Summary: Stevphen speaks on militant research through collaborative, open process publishing, and on negotiating an ambivalent relationship to the university—appropriating resources while refusing to become the administrator of someone else’s precarity.
[This is Part 2, continued from Part 1 here.]
Summary: Stevphen Shukaitis, editor of Minor Compositions, talks about the possibilities for open publishing as an experiment and a provocation. Drawing on his book, Imaginal Machines, he reflects on the challenge of resisting the recuperation of radical energies in work. As a professor in a business school, he shares his approach to radical teaching: using traditional materials for subversive ends.
Printer and writer, Dan S. Wang, talks about his projects that intersect art, politics, and labor—from teaching and public art with college students to anti-war and anti-prison activism, the Mess Hall, and the Compass Group—as collective experiments against individualizing economies of attention. Continue reading
Nick Hengen Fox, a full-time faculty member at a community college, talks about the connections between successful union organizing and the classroom, radical teaching practice, and what “critical university studies” might look like outside of a university. Continue reading
Reflecting on the building occupations at UC Santa Cruz in 2009-2010 and cross-pollination between student and worker struggles, Don Kingsbury highlights the need to excavate and reanimate histories of radical movements. Under the conditions of academic precarity, and against the neoliberal privatization of the general intellect, Don calls for turning communities of necessity into communities of resistance.
Summary: Drawing on experiences with Occupy CUNY, the Adjunct Project, and teaching an ‘Occupy Class’ at Brooklyn College, Steve M. shares insights into the conditions for organizing around universities today. In the face of the challenges of divisions of race and class between students and workers, and across the segregated city, Steve highlights the potentials for bringing militant co-research into coalitions and into classrooms themselves.
Drawing on first-hand experience, Matthew Evsky* shares a recent history of student and labor organizing at and around the City University of New York (CUNY), including the Adjunct Project, Campus Equity Week, the CUNY Time Zine, Occupy CUNY, and the Free University of NYC. He delves into the complex relationships between students, contingent faculty, the broader faculty union, and the confusing processes of university exploitation. The emergence of Occupy CUNY burst into a week of action with a student sit-in that was violently repressed by campus security. Although seeing undergraduate organizing as the driving force behind a revival of campus activism, Occupy CUNY connected radicals with each other and built supportive direct relationships across divisions of workers and students. Emerging from a working group on radical pedagogy, the Free University of NYC has enabled people to transform classrooms into spaces of radicalization.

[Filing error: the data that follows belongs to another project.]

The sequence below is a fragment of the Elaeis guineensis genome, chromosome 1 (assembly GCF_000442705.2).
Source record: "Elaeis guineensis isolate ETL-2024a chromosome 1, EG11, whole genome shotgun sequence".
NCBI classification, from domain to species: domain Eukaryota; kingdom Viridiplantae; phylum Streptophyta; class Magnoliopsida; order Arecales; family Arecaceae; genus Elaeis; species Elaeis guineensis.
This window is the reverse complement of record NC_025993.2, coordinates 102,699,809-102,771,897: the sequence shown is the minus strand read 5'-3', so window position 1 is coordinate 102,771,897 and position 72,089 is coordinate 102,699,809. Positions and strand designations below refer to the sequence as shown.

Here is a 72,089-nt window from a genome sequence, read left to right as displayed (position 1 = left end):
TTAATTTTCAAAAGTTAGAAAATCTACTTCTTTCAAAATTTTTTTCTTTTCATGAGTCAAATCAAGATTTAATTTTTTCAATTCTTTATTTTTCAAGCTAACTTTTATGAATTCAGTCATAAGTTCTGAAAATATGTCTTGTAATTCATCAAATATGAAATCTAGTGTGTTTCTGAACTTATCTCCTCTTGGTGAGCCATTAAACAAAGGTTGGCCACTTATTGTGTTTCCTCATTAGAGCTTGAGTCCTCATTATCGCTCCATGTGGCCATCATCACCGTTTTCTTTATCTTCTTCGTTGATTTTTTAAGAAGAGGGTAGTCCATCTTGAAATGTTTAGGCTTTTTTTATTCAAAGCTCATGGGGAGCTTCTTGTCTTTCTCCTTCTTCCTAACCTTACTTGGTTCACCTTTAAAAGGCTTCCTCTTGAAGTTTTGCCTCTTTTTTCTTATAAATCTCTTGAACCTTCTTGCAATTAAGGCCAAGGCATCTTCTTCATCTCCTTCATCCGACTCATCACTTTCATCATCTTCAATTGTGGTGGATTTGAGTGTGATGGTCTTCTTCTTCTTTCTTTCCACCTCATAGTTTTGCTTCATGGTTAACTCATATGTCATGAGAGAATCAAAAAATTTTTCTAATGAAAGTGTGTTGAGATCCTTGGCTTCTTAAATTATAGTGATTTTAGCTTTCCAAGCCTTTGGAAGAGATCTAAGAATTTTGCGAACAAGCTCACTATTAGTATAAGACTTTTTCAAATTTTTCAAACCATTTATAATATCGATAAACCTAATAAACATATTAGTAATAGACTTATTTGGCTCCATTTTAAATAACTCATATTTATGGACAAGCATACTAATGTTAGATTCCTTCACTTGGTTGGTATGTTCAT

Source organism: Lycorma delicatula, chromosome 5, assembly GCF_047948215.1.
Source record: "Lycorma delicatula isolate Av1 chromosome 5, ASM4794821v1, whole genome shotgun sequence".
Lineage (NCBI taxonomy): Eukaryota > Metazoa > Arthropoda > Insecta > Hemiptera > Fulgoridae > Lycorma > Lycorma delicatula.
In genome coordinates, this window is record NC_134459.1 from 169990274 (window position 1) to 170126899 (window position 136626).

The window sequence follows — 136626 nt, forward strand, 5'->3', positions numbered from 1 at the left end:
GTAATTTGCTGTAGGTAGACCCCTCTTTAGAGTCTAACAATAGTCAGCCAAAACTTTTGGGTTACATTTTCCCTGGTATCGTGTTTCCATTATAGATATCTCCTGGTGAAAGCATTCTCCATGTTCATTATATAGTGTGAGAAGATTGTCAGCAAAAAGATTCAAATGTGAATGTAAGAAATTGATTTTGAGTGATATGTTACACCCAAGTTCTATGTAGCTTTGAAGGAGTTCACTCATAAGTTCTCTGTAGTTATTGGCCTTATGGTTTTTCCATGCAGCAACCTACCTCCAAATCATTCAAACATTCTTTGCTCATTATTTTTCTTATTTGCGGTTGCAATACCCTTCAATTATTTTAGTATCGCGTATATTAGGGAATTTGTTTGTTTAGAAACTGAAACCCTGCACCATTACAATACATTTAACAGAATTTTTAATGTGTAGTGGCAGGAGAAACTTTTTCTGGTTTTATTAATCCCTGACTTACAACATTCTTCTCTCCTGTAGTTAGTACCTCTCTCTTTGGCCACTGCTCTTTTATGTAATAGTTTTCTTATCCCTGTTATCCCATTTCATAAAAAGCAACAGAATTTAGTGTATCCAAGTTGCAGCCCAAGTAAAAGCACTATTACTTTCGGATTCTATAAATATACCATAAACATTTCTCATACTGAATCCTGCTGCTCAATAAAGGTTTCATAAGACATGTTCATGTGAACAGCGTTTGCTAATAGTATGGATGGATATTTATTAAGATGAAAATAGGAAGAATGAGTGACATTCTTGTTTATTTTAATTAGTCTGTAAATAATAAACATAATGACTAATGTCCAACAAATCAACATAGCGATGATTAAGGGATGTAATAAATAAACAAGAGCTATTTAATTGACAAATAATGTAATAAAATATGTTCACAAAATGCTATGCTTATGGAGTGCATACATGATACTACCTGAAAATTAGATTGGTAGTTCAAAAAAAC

An adjunct discusses her experiences with using ‘service learning’ in classes to engage students in militant co-research and community organizing. Such projects can build radical relationships across universities, public schools, and marginalized communities, but require a lot of work – the challenge of building ‘the urban commons.’ Such work must also grapple with the dangers of recuperation in academia. Beyond the university, she discusses her engagement with urban commons in neighborhoods, such as through co-operatives. What kind of advantages and disadvantages does the flexibility of adjunct labor offer? From the position of precarious work and life, how can we organize for mutual aid across our workplaces and communities? Continue reading
Stefano Harney and Fred Moten have collaborated on various projects over the past fifteen years, including a number of essays on the conditions of academic labor. Drawing from the black radical tradition, autonomist and postcolonial theory, they have elaborated an approach to politics that is more concerned with the less socially visible aspects of organization and interaction. Currently they are working on a book entitled the undercommons: fugitive planning & black study that will be released by Minor Compositions / Autonomedia in Spring 2013 [Update: it was released and you can read it here]. As part of that project Stevphen Shukaitis conducted several interviews with them to give an overview of their work and approach. This interview is an excerpt for ClassWarU from their conversation.
Dr. Anna Feigenbaum gives her thoughts on radical teaching and organizing within and beyond the university. Against education that tries to transmit radical politics to students, she recommends an approach that starts with students’ experiences and works with them through the difficulties and challenges they face—and witness—in their everyday lives. Revolutionary pedagogy can be embedded in art and creativity, engaging students through playful, reflexive and collaborative projects. Rather than getting caught up in puritanical self-flagellation over what cannot be achieved, struggles can be seen from a more ecological perspective, one that works both inside and outside institutions simultaneously: chiseling the university’s walls while building cooperative alternatives.